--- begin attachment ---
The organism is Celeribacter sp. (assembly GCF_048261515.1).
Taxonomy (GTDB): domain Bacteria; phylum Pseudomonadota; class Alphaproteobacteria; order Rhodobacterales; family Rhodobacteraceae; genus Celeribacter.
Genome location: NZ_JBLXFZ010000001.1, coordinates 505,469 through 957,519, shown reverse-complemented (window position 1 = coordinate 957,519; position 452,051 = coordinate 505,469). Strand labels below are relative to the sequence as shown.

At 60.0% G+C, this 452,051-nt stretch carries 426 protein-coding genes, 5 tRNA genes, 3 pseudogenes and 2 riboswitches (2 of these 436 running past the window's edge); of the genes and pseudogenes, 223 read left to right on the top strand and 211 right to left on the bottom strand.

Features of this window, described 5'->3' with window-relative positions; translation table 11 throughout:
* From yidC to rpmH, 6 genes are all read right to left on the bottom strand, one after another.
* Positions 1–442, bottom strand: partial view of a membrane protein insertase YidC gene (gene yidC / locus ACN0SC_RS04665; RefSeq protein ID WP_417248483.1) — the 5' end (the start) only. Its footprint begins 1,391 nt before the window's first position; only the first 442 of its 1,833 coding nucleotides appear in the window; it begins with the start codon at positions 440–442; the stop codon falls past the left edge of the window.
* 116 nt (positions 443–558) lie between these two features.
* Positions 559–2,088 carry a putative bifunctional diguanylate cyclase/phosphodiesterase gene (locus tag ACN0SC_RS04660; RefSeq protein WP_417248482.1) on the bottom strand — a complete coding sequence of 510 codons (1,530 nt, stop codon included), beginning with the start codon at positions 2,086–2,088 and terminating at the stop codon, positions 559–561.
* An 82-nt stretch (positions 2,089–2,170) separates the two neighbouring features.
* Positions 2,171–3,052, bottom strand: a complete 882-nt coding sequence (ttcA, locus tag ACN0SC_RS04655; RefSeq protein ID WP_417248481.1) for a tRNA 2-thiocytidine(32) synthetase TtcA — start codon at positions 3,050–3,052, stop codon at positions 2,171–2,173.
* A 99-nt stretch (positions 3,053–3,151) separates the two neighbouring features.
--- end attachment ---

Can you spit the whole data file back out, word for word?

The organism is Celeribacter sp. (assembly GCF_048261515.1).
Taxonomy (GTDB): domain Bacteria; phylum Pseudomonadota; class Alphaproteobacteria; order Rhodobacterales; family Rhodobacteraceae; genus Celeribacter.
Genome location: NZ_JBLXFZ010000001.1, coordinates 505,469 through 957,519, shown reverse-complemented (window position 1 = coordinate 957,519; position 452,051 = coordinate 505,469). Strand labels below are relative to the sequence as shown.

At 60.0% G+C, this 452,051-nt stretch carries 426 protein-coding genes, 5 tRNA genes, 3 pseudogenes and 2 riboswitches (2 of these 436 running past the window's edge); of the genes and pseudogenes, 223 read left to right on the top strand and 211 right to left on the bottom strand.

Features of this window, described 5'->3' with window-relative positions; translation table 11 throughout:
* From yidC to rpmH, 6 genes are all read right to left on the bottom strand, one after another.
* Positions 1–442, bottom strand: partial view of a membrane protein insertase YidC gene (gene yidC / locus ACN0SC_RS04665; RefSeq protein ID WP_417248483.1) — the 5' end (the start) only. Its footprint begins 1,391 nt before the window's first position; only the first 442 of its 1,833 coding nucleotides appear in the window; it begins with the start codon at positions 440–442; the stop codon falls past the left edge of the window.
* 116 nt (positions 443–558) lie between these two features.
* Positions 559–2,088 carry a putative bifunctional diguanylate cyclase/phosphodiesterase gene (locus tag ACN0SC_RS04660; RefSeq protein WP_417248482.1) on the bottom strand — a complete coding sequence of 510 codons (1,530 nt, stop codon included), beginning with the start codon at positions 2,086–2,088 and terminating at the stop codon, positions 559–561.
* An 82-nt stretch (positions 2,089–2,170) separates the two neighbouring features.
* Positions 2,171–3,052, bottom strand: a complete 882-nt coding sequence (ttcA, locus tag ACN0SC_RS04655; RefSeq protein ID WP_417248481.1) for a tRNA 2-thiocytidine(32) synthetase TtcA — start codon at positions 3,050–3,052, stop codon at positions 2,171–2,173.
* A 99-nt stretch (positions 3,053–3,151) separates the two neighbouring features.